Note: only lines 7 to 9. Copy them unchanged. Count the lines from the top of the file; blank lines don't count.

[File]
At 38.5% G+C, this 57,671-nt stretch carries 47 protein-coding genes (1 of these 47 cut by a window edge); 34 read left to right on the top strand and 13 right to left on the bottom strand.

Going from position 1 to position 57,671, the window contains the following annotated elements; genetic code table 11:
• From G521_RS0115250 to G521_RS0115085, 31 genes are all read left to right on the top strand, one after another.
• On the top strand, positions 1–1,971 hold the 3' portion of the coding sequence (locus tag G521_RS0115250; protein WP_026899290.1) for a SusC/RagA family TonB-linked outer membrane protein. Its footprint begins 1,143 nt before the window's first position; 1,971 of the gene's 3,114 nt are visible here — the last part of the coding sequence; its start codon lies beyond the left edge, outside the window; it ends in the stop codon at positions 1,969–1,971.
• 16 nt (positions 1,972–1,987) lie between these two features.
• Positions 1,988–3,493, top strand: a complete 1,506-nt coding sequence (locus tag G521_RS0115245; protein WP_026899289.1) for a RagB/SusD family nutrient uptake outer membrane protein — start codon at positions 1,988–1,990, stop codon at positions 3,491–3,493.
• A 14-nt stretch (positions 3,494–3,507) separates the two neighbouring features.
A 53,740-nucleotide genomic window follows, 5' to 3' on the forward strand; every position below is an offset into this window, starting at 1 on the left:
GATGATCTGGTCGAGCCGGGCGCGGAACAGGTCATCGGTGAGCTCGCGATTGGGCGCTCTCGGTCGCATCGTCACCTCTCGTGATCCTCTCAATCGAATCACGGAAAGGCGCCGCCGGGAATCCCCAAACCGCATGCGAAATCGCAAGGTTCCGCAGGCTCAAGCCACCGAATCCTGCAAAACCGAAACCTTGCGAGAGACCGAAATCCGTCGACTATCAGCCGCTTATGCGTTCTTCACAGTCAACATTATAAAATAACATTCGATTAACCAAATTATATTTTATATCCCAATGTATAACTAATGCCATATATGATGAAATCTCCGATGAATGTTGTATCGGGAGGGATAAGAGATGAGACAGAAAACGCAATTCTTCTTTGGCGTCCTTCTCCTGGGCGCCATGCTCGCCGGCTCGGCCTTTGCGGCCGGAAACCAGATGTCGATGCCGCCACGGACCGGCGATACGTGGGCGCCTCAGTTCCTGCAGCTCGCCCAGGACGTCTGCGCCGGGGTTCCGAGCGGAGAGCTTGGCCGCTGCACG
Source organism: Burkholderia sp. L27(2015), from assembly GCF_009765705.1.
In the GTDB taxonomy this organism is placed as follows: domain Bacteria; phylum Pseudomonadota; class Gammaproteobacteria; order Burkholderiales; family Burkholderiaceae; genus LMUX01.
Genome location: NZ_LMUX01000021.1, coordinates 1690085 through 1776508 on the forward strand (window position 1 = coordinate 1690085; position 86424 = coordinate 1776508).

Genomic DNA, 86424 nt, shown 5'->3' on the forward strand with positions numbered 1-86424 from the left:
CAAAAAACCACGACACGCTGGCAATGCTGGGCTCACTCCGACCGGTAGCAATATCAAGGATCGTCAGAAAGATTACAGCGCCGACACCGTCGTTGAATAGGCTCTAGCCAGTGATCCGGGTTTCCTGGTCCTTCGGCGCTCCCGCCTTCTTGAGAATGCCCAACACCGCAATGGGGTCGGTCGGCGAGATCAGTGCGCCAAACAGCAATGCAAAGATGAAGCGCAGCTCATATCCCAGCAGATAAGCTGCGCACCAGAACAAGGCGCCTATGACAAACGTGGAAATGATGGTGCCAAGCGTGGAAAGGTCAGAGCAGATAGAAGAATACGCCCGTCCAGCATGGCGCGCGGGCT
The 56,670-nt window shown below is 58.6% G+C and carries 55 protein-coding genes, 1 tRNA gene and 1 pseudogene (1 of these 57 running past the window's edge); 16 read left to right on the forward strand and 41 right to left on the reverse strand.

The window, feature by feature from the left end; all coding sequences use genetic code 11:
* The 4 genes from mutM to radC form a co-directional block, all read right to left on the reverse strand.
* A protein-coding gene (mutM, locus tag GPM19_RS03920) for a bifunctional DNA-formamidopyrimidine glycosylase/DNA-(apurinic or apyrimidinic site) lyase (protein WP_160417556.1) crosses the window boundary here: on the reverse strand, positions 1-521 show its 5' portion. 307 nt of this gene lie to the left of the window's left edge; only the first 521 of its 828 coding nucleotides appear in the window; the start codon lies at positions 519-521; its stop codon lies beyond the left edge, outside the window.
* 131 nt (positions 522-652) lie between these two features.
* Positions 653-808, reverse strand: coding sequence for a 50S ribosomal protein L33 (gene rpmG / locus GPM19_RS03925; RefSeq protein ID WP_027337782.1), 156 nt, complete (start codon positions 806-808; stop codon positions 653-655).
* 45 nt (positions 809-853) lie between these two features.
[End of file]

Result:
• A 14-nt stretch (positions 3,494–3,507) separates the two neighbouring features.
A 53,740-nucleotide genomic window follows, 5' to 3' on the forward strand; every position below is an offset into this window, starting at 1 on the left:
GATGATCTGGTCGAGCCGGGCGCGGAACAGGTCATCGGTGAGCTCGCGATTGGGCGCTCTCGGTCGCATCGTCACCTCTCGTGATCCTCTCAATCGAATCACGGAAAGGCGCCGCCGGGAATCCCCAAACCGCATGCGAAATCGCAAGGTTCCGCAGGCTCAAGCCACCGAATCCTGCAAAACCGAAACCTTGCGAGAGACCGAAATCCGTCGACTATCAGCCGCTTATGCGTTCTTCACAGTCAACATTATAAAATAACATTCGATTAACCAAATTATATTTTATATCCCAATGTATAACTAATGCCATATATGATGAAATCTCCGATGAATGTTGTATCGGGAGGGATAAGAGATGAGACAGAAAACGCAATTCTTCTTTGGCGTCCTTCTCCTGGGCGCCATGCTCGCCGGCTCGGCCTTTGCGGCCGGAAACCAGATGTCGATGCCGCCACGGACCGGCGATACGTGGGCGCCTCAGTTCCTGCAGCTCGCCCAGGACGTCTGCGCCGGGGTTCCGAGCGGAGAGCTTGGCCGCTGCACG